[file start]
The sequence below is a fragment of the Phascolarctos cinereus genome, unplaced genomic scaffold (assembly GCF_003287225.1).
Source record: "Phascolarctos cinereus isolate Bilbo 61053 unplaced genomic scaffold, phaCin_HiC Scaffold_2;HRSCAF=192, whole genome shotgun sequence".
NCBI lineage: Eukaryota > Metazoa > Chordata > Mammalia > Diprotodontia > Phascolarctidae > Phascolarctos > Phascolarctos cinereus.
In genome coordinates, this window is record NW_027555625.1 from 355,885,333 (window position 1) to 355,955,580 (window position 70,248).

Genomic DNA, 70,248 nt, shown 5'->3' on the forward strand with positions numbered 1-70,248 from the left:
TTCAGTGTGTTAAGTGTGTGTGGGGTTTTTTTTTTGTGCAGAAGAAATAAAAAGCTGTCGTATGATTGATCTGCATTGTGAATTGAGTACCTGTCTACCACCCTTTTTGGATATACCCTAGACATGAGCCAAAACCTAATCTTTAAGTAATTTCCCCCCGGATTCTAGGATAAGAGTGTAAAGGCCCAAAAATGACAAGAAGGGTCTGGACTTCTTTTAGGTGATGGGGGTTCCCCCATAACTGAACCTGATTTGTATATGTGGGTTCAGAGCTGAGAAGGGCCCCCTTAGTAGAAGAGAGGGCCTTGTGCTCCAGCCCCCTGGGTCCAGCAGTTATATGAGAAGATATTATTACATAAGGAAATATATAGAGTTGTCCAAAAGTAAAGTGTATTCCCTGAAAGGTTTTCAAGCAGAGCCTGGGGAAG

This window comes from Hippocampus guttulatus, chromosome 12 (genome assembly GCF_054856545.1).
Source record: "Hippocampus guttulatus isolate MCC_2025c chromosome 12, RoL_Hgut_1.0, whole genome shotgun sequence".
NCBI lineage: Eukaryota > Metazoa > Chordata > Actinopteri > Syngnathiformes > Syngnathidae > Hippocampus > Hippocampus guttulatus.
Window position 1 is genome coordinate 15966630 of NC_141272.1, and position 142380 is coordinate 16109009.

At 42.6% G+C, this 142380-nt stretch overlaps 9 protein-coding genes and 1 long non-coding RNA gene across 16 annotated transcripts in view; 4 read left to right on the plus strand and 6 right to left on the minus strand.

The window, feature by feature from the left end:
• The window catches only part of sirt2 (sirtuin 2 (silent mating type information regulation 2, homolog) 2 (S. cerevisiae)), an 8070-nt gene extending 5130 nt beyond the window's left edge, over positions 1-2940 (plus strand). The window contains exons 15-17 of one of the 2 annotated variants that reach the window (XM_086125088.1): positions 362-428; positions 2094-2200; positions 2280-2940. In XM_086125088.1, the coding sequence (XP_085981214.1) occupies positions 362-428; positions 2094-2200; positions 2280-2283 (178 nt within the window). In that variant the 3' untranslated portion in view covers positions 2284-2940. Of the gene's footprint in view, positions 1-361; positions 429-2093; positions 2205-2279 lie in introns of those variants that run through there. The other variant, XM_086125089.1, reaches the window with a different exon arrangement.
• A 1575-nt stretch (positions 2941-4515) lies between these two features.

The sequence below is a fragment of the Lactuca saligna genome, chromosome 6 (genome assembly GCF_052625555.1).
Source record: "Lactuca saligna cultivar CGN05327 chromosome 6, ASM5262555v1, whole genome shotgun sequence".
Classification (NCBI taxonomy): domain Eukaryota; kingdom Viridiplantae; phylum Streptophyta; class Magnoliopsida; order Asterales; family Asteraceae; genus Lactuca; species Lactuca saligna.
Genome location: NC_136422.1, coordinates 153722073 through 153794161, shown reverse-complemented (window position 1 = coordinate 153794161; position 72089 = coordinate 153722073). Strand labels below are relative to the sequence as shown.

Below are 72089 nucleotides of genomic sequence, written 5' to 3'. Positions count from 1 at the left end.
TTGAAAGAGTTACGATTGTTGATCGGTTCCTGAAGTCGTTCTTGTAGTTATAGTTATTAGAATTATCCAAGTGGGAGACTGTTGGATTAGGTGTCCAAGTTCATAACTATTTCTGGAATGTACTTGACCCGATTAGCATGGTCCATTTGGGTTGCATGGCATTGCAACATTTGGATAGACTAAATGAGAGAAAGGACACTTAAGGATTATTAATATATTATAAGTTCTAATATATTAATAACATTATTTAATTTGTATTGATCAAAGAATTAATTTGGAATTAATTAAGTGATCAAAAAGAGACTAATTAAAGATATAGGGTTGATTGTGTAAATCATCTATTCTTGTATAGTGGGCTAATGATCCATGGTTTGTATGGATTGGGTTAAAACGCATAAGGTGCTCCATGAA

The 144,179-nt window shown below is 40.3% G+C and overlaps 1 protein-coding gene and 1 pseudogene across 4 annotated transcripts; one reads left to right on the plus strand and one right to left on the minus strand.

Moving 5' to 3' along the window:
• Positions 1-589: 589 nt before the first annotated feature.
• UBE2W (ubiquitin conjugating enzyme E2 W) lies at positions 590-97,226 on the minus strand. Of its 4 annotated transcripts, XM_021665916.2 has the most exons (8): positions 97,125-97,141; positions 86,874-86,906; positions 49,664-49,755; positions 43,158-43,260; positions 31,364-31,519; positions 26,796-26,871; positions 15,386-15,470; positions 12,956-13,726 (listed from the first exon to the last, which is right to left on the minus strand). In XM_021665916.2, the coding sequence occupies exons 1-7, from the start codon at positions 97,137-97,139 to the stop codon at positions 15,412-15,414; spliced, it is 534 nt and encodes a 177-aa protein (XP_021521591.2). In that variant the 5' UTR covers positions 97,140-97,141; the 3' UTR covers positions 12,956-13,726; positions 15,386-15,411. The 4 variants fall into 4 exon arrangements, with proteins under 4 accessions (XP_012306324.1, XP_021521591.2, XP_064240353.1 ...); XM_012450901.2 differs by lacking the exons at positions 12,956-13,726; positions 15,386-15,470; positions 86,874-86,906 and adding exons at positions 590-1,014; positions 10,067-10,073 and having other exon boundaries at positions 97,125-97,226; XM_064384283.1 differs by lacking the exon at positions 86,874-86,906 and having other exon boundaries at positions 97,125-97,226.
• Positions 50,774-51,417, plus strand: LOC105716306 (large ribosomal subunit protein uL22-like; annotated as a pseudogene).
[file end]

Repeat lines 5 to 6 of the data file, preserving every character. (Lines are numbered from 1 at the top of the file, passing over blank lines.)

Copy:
Genomic DNA, 70,248 nt, shown 5'->3' on the forward strand with positions numbered 1-70,248 from the left:
TTCAGTGTGTTAAGTGTGTGTGGGGTTTTTTTTTTGTGCAGAAGAAATAAAAAGCTGTCGTATGATTGATCTGCATTGTGAATTGAGTACCTGTCTACCACCCTTTTTGGATATACCCTAGACATGAGCCAAAACCTAATCTTTAAGTAATTTCCCCCCGGATTCTAGGATAAGAGTGTAAAGGCCCAAAAATGACAAGAAGGGTCTGGACTTCTTTTAGGTGATGGGGGTTCCCCCATAACTGAACCTGATTTGTATATGTGGGTTCAGAGCTGAGAAGGGCCCCCTTAGTAGAAGAGAGGGCCTTGTGCTCCAGCCCCCTGGGTCCAGCAGTTATATGAGAAGATATTATTACATAAGGAAATATATAGAGTTGTCCAAAAGTAAAGTGTATTCCCTGAAAGGTTTTCAAGCAGAGCCTGGGGAAG